Surgical treatment for migraine can give long-lasting relief. While surgery isn’t right for everyone, it’s worth bringing up with your doctor if you have severe headaches or head pain that never goes away. 

Can Neuromodulation Devices Stop Migraine Headaches? 

Brain stimulation can ease headaches or lower your chances of future attacks. Neuromodulation is something your doctor might suggest if other treatments don’t work very well, aren’t safe for you, or cause too many side effects.

Neuromodulation sends pain-free pulses from electricity or magnets to change brain activity. There are a growing number of handheld devices that use this technology to treat or stop migraine headaches from happening. You’ll need to get a prescription from your doctor, but you can use these tools alone or with drug treatment. 

Your doctor will let you know if brain stimulation is right for you. Some devices you can ask them about include: 

  • Non-invasive vagus nerve stimulation
  • Remote electronic neuromodulation (REN)
  • Electrical trigeminal nerve stimulation 
  • Single-pulse transcranial magnetic stimulation

Home Remedies for Migraine

Always talk to your doctor about the best treatment for your headaches. But on top of medication, you may feel better during an attack if you do the following: 

  • Lie down somewhere dark and quiet.
  • Put something cold on your forehead or neck.
  • Rub your scalp, using pressure.
  • Press on your temples
  • Take a nap. 

Some people say they feel better when they drink something with caffeine in it. But keep in mind that too little caffeine can cause a withdrawal headache if you suddenly forgo your morning cup of Joe.

Lifestyle Changes for Migraine

Migraine is a health condition that often needs medical treatment. And researchers have yet to find a clear link between outside triggers and attacks. But some people say they have fewer headaches when they make certain day-to-day changes. You may hear this called headache hygiene. Do your best to:

Sleep. The migraine brain likes consistency, so try to go to bed and get up at the same time every day. Tell your doctor if you have trouble falling or staying asleep. Many people with migraine also have insomnia. Treatment can help you get a good night’s rest. 

Exercise. Lots of movement may worsen a migraine that’s already started. But regular exercise may actually help ward off future episodes. Aim for at least 30 minutes of aerobic activity most days of the week.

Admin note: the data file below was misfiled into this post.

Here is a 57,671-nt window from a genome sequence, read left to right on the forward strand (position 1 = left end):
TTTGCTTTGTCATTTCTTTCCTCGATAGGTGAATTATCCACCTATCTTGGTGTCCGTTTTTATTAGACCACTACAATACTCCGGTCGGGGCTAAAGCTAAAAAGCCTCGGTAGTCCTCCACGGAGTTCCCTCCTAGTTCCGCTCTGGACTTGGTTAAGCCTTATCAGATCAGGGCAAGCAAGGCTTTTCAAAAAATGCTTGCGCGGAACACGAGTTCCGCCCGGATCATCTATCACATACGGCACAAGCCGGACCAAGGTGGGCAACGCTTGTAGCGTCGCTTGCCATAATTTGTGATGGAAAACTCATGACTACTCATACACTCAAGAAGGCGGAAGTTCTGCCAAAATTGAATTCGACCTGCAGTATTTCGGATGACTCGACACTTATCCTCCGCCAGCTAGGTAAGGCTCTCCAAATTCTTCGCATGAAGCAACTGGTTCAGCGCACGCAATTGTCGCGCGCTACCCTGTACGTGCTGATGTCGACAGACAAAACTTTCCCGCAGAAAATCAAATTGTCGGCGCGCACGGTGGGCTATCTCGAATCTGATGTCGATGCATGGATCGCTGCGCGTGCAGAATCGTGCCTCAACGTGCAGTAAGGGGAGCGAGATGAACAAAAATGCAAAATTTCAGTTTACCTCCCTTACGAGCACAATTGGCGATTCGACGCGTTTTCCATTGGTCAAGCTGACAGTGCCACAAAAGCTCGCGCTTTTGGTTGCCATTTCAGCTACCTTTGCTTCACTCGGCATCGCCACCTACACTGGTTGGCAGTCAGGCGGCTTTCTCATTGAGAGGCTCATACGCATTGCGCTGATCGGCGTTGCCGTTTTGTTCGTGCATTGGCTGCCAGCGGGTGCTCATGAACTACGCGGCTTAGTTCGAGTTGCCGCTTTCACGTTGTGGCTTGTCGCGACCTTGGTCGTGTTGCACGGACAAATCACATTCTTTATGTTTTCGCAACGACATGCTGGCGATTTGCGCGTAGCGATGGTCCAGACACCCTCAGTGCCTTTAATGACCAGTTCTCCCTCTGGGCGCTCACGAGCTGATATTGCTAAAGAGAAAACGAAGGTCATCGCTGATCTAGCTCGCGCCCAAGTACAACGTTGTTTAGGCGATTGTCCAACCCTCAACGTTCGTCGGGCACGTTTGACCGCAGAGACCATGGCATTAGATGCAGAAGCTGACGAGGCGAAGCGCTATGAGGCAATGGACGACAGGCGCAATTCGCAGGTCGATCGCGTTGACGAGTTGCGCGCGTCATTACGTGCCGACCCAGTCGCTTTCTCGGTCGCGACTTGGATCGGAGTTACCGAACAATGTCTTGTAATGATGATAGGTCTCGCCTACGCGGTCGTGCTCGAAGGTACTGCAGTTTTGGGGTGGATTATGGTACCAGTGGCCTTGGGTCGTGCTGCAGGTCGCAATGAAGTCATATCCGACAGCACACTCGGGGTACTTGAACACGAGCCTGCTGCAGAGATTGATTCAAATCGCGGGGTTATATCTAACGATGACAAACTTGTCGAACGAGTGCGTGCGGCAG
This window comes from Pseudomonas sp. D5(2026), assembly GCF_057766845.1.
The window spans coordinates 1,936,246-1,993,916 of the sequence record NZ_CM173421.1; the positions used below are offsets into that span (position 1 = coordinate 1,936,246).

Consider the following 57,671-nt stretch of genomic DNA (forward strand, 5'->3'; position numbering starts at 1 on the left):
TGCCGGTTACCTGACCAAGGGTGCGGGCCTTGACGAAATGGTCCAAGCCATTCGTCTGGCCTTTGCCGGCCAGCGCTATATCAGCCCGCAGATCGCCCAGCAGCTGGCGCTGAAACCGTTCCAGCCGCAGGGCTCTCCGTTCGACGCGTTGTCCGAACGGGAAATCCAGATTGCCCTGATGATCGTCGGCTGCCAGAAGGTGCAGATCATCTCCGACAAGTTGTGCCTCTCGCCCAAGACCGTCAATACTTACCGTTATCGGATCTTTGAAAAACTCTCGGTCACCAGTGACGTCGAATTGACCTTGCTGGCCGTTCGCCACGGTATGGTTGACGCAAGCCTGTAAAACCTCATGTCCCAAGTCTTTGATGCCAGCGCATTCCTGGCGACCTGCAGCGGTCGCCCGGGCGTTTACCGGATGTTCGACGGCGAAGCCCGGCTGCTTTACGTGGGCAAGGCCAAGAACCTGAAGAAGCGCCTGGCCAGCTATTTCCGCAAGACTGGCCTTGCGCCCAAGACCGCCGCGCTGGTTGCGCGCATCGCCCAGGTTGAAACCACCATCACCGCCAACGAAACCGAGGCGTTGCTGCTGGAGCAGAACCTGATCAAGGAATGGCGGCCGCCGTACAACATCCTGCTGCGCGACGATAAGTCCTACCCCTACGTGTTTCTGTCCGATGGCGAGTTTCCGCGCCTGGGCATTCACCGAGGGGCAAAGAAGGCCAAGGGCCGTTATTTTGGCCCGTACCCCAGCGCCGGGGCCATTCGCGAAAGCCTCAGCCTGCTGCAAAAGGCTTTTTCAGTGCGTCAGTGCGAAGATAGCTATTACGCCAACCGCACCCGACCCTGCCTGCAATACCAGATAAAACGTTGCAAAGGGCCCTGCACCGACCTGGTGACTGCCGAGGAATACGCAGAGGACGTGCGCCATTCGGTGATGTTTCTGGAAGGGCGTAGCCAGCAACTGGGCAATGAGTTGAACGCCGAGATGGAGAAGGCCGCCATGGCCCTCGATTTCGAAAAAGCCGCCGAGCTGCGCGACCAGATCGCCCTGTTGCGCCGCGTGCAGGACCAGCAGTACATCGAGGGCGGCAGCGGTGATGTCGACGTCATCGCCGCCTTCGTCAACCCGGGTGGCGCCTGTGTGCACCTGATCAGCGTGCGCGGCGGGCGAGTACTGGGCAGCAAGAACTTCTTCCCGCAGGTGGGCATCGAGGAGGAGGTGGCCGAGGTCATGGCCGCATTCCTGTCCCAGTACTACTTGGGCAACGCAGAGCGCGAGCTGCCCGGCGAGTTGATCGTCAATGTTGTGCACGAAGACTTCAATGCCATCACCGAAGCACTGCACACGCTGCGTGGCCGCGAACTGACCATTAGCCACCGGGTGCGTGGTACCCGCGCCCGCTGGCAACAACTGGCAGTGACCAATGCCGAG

Eat. Experts don’t agree on whether food triggers a migraine. In fact, it’s more likely that you crave certain things right before you get a headache. But studies show going a long time without food may make you more sensitive to head pain. Try to eat small meals throughout the day. 

Keep a diary. Keep track of when you have attacks and what happens before you get an episode. This may help you pinpoint foods, behaviors, or things in the environment that make your pain worse. A diary is also a good way to document if your medication is working 

Here are some things to write down about your treatment:

  • Each day you take medication
  • How many doses you need
  • How long it takes for your headache to go away
  • If your medication doesn’t completely get rid of your headache

Manage stress. The relationship between stress and migraine isn’t clear. But there’s some evidence that high levels of stress that stop suddenly – like going from work to the weekend – may trigger a headache in some people. This is called a “let-down” migraine. Experts aren’t sure why this happens. 

While you can’t get rid of stress, you can learn how to manage it. Ask your doctor if mindfulness-based stress reduction, meditation, yoga, or other relaxation techniques may help you feel calmer throughout the day. 

Show Sources

Photo Credit: WebMD


UpToDate: “Migraines in adults,” “Acute treatment of migraine in adults.”

Merck Manual: “Migraine: Consumer Version,” “Migraine: Professional Version.”

Anne Yacoub, MD, co-director, Johns Hopkins Headache Center; assistant professor of neurology, Johns Hopkins University School of Medicine. 

Christopher Gottschalk, MD, director, Yale Headache & Facial Pain Center; professor of neurology, Yale School of Medicine. 

American Family Physician: “Migraine Headache Prophylaxis.”

Yale Medicine: “Could Newer Migraine Drugs Bring You Relief.” 

Johns Hopkins Medicine: “Botulinum Toxin Injectables for Migraines.” 

Massachusetts General Hospital: “Migraine Surgery Program.” 

Journal of Neurology, Neurosurgery & Psychiatry: “Non-invasive neuromodulation for migraine and cluster headache: a systematic review of clinical trials.” 

Current Pain and Headache Reports: “Update of Neuromodulation in Chronic Migraine.” 

American Migraine Foundation: “Neuromodulation for migraine treatment: An overview,” “What to Know About the New Anti CGRP Migraine Treatment Options,” “Migraine Home Remedies,” “Lifestyle Changes for Migraine Management.” “Migraines.”